Setting the PR debate aside, the question remains: when LinkedIn’s blogging features are rolled out to you, will it be worth using?
The answer is yes – with some notable disclaimers.
LinkedIn blogging FAQ
When will I know I have access to LinkedIn’s blogging features? When you get access, you should see a prominent invitation on your home page. After you set up, you’ll click a ‘pencil’ icon in your status update to add longer-form posts.
Can I expedite blogging access? You can apply for early consideration to the LinkedIn Publishing Platform here. (Note that LinkedIn calls this feature ‘long-form’ publishing).
Is this different than LinkedIn’s Influencer program? Yes. LinkedIn continues to run a select program for blogging Influencers whose 500 or so members receive heightened levels of exposure.
How is this different than status updates, or sharing a blog link outside of LinkedIn? When you publish long-form posts on LinkedIn, they will be shared with your network and also those who ‘follow’ you who are not connected to you personally. They’ll be able to read and share the entire article.
What kind of exposure can you get? Depends on many factors, including your own promotional push, the size of your LinkedIn network, Google search prominence, and LinkedIn’s own algorithm which prioritizes certain posts. LinkedIn may also include your long-form content in the ‘Pulse’ content curated for members based on their preferences.
Any success stories? Yes, I’ve heard from several folks who have told me their LinkedIn posts are reaching broader audiences than their corporate blogs.
Can you repost from existing blogs? Yes, but as always I caution against that. Syndicating blogs can be annoying to readers and you run the risk of earning a Google duplicate content penalty for your own site – a risk that’s increased after Google’s May 20 ‘Panda 4.0’ update. I’ve never understood the compulsive repost tendency – not when it’s so easy to take some fodder from one post, add additional content, and reframe it for another.
Should LinkedIn become your blogging home base? Only in rare cases. I never advocate posting the bulk of your content on a social network you don’t own and control (according to LinkedIn’s publisher rights and responsibilities, you do own your content, but you certainly don’t control what LinkedIn might do with the platform in the future). Your corporate blog should be your home base, but LinkedIn could be a very valuable content outpost (Hubspot calls this the hub-and-spoke strategy).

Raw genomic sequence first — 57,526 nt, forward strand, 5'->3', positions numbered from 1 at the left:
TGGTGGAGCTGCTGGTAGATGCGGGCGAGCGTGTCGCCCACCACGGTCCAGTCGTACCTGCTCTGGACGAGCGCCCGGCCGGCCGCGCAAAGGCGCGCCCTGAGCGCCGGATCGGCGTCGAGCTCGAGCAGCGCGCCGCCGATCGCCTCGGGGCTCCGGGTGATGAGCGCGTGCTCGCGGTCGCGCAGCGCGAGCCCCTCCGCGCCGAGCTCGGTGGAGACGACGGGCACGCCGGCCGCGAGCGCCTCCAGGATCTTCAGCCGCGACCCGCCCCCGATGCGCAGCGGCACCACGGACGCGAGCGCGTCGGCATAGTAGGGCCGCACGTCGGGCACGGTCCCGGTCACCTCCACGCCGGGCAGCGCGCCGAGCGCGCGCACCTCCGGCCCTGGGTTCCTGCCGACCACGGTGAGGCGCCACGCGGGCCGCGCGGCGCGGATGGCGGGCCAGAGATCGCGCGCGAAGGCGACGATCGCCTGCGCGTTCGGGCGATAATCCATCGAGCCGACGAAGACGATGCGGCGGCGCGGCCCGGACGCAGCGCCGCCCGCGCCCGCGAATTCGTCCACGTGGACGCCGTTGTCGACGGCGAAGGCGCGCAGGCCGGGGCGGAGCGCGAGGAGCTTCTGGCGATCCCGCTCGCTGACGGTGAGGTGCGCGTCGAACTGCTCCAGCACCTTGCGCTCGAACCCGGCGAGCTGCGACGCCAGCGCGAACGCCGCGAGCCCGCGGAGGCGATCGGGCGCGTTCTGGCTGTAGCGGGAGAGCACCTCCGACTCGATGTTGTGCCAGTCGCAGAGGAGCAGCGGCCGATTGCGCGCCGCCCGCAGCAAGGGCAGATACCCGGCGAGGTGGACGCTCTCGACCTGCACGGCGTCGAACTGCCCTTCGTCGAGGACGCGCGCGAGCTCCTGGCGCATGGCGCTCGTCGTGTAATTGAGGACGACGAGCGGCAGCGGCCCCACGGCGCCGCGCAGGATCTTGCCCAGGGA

Need more info? Here’s a helpful article and podcast from Social Media Examiner, which includes tips on embedding YouTube and Slideshare content, as well as engaging with comments and evaluating stats.
PR bugaboos aside, LinkedIn’s decision to roll out its publishing platform to all members is the right one. In the enterprise space, there are probably more decision makers active on LinkedIn than any other platform, with the possible exception of Facebook where they may be less accessible.
This is another tricky example where those who have developed bigger networks on LinkedIn have a built-in publishing advantage. LinkedIn is trying to get around that contradiction by encouraging ‘following’ those you do not know personally, rather than attempting to add them to your own network. That seems to be working for the likes of Dave Kerpen, whose 115 LinkedIn posts have earned him more than 400,000 followers.
Blogging success on LinkedIn will have the same obstacles as anywhere else, namely consistency and a relevant point of view. But: those who only have a personal blog may derive bigger benefits from LinkedIn’s built-in distribution. Whatever LinkedIn blogging amounts to, it has vastly more potential than one word endorsements that carry the weight of tissues.
As for me – yes, I will give LinkedIn blogs a spin, but mostly for half-baked ideas that are not up to snuff for diginomica. I’m sure my connections are looking forward to that prospect with great eagerness.